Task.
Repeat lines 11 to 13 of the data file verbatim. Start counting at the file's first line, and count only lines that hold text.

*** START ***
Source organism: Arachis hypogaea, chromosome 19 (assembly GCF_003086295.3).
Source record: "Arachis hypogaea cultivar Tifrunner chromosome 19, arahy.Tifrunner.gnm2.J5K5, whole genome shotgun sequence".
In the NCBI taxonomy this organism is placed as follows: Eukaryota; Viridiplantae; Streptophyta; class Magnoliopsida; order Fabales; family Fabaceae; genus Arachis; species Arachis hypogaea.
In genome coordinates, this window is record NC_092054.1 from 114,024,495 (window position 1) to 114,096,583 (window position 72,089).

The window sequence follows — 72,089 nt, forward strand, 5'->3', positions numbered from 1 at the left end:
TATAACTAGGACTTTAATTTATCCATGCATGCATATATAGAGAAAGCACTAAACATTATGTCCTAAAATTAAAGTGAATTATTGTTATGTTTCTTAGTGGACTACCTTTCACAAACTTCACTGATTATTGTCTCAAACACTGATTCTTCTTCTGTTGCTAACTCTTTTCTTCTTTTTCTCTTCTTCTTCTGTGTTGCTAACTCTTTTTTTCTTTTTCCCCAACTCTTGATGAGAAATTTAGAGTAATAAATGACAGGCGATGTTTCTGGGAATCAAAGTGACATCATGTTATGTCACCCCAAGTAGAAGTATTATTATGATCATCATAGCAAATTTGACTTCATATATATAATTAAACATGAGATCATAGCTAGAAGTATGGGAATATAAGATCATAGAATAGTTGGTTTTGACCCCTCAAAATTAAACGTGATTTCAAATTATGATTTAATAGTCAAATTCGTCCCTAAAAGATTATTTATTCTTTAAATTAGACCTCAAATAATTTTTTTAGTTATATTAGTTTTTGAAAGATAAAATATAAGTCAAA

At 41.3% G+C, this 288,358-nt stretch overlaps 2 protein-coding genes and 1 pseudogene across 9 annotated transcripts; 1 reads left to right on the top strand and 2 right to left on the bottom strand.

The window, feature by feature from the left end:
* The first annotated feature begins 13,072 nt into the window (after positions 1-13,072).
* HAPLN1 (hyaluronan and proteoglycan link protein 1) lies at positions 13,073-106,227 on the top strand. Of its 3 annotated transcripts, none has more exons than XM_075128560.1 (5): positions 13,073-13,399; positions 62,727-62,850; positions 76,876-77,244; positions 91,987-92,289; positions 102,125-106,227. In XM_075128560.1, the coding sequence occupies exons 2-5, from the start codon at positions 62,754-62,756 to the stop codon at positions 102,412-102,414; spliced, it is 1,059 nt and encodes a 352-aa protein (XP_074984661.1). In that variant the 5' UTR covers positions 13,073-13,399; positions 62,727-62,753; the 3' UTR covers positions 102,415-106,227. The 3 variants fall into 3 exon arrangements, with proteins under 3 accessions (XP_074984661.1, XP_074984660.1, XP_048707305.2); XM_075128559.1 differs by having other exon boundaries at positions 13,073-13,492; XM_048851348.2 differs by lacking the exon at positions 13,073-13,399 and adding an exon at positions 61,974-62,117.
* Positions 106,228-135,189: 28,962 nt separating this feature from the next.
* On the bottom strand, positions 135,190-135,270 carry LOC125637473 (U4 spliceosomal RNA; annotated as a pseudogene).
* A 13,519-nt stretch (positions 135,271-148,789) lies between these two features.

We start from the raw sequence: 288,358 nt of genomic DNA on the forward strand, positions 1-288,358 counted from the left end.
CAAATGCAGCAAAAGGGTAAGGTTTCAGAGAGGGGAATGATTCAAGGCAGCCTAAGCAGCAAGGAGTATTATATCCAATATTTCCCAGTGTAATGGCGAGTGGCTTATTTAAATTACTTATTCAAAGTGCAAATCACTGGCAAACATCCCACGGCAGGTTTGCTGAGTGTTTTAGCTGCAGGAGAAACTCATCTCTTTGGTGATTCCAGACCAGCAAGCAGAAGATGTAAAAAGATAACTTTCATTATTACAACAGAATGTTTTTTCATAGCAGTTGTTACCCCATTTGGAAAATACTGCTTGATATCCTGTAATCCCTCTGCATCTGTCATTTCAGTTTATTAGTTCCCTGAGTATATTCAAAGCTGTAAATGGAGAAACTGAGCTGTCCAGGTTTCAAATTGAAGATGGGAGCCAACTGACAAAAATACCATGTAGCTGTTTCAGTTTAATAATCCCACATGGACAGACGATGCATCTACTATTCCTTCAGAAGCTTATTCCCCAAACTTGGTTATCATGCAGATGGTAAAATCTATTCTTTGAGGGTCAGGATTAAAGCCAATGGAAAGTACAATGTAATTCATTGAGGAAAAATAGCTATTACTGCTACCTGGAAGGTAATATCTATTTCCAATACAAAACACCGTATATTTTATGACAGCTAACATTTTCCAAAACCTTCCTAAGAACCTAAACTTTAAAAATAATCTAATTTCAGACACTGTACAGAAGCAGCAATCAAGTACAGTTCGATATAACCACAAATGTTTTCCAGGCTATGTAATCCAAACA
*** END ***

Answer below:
* Positions 106,228-135,189: 28,962 nt separating this feature from the next.
* On the bottom strand, positions 135,190-135,270 carry LOC125637473 (U4 spliceosomal RNA; annotated as a pseudogene).
* A 13,519-nt stretch (positions 135,271-148,789) lies between these two features.